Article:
It’s also worth mentioning that Reimu and Marisa have spellcards as well, but they only have one. At the beginning of the game, when selecting your character, you’ll also choose their spellcards. Reimu, who has a wider bullet spread and can take out enemies in a cone in front of her, has the choice of “fantasy seal”, which acts as a strong homing attack, and “evil sealing circle”, which is a weaker attack that wipes across the screen. Marisa, who’s stronger but has significantly less spread, gets “stadrust reverie”, which fires in a circle around her, and “master spark”, which is a powerful laser that shoots in a cone in front of her. Stardust reverie is better when you’re surrounded, and master spark is better against bosses, which are in front of you. Using a spellcard will also wipe the screen of bullets, so they’re good to use when you find yourself in a tough spot.

After the second level, the protagonist finds Meiling, (who’s clearly a favorite of ZUN as he gives her the awe-inspiring title of “Chinese Girl” and managed to spell her name wrong), and they give chase through the third level. She leads them to the Scarlet Devil Mansion, where the latter half of the game takes place. The fourth stage takes place in the library, with a minor demon as the mid-stage boss, and a sickly librarian as the stage boss, who’s defeated by the protagonist… who are the good guys here, again?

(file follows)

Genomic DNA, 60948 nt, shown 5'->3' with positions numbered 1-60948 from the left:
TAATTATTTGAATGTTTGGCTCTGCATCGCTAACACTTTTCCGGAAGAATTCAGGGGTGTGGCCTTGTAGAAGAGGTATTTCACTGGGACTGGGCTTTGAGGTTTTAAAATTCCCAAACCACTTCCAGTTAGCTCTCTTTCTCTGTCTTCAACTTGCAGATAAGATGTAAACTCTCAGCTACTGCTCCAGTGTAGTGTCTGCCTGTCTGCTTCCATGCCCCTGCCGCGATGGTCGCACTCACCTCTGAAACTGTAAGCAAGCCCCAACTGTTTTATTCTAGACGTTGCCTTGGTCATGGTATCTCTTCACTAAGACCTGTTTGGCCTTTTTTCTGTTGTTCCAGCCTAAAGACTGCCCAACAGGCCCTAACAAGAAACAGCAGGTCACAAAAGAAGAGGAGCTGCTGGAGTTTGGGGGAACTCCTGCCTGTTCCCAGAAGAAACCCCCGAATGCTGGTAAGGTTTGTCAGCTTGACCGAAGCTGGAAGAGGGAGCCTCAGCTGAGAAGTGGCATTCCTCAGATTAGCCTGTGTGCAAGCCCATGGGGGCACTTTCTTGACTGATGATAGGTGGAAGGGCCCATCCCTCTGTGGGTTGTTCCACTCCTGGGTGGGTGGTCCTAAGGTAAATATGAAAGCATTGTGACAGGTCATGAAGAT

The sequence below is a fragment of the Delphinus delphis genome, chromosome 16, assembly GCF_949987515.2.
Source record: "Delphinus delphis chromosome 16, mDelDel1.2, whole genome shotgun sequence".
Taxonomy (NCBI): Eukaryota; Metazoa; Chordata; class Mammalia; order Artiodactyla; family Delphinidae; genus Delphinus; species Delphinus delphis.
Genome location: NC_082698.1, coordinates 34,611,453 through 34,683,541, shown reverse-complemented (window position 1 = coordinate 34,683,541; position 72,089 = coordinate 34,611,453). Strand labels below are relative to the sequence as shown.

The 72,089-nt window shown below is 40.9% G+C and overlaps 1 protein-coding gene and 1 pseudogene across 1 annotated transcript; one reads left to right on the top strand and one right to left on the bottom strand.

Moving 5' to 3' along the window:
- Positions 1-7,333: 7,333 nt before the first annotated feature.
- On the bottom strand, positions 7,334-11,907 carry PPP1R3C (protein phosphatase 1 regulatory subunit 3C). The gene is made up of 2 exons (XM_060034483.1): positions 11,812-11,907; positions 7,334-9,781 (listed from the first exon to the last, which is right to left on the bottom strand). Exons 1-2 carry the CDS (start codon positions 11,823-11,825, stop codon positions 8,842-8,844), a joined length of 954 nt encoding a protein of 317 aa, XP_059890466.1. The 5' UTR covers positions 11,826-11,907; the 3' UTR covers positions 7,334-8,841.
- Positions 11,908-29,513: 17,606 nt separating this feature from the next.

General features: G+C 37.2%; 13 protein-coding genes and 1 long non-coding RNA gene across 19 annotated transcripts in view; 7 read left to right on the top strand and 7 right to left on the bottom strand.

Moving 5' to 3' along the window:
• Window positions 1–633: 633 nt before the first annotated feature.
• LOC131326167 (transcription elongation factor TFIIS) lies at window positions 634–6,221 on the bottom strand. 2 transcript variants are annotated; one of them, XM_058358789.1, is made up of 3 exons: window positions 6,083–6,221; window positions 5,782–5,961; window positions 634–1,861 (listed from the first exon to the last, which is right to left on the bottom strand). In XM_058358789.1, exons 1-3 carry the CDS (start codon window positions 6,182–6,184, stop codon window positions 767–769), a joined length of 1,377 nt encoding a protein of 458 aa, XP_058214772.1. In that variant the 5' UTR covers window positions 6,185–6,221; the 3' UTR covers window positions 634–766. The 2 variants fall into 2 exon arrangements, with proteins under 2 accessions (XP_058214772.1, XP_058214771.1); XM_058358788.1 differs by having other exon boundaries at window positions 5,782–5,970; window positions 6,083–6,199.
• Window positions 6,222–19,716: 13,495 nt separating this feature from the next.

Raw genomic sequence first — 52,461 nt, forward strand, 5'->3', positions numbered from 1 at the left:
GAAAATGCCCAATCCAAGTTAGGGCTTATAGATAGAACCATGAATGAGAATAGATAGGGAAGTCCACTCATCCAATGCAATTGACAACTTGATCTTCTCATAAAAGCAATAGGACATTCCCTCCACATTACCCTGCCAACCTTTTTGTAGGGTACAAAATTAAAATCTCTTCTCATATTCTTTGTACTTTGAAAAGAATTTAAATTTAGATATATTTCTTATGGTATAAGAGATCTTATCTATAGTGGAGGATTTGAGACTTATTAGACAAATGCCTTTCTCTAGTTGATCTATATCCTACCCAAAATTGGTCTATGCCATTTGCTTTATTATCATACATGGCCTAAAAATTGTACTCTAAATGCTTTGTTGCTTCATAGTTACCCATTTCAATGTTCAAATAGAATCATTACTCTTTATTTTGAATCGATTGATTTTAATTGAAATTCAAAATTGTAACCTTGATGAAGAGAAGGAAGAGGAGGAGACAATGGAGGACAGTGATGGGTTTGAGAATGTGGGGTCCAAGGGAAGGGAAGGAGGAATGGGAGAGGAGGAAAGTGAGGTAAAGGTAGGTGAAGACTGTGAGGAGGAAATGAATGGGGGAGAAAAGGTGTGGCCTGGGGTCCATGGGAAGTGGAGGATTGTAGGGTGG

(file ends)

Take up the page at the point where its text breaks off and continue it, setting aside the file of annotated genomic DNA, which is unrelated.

If you’ve been played the game for even a couple seconds, you’ve certainly noticed red and blue tiles dropping from defeated enemies. The red tiles are “power” tiles, which improves your capabilities. Every time you reach a certain threshold, your bullet spray will become more and more powerful, until reaching 128, at which point it maxes out. The blue tiles simply add to your score, and should be avoided unless you have the specific goal of getting a high score.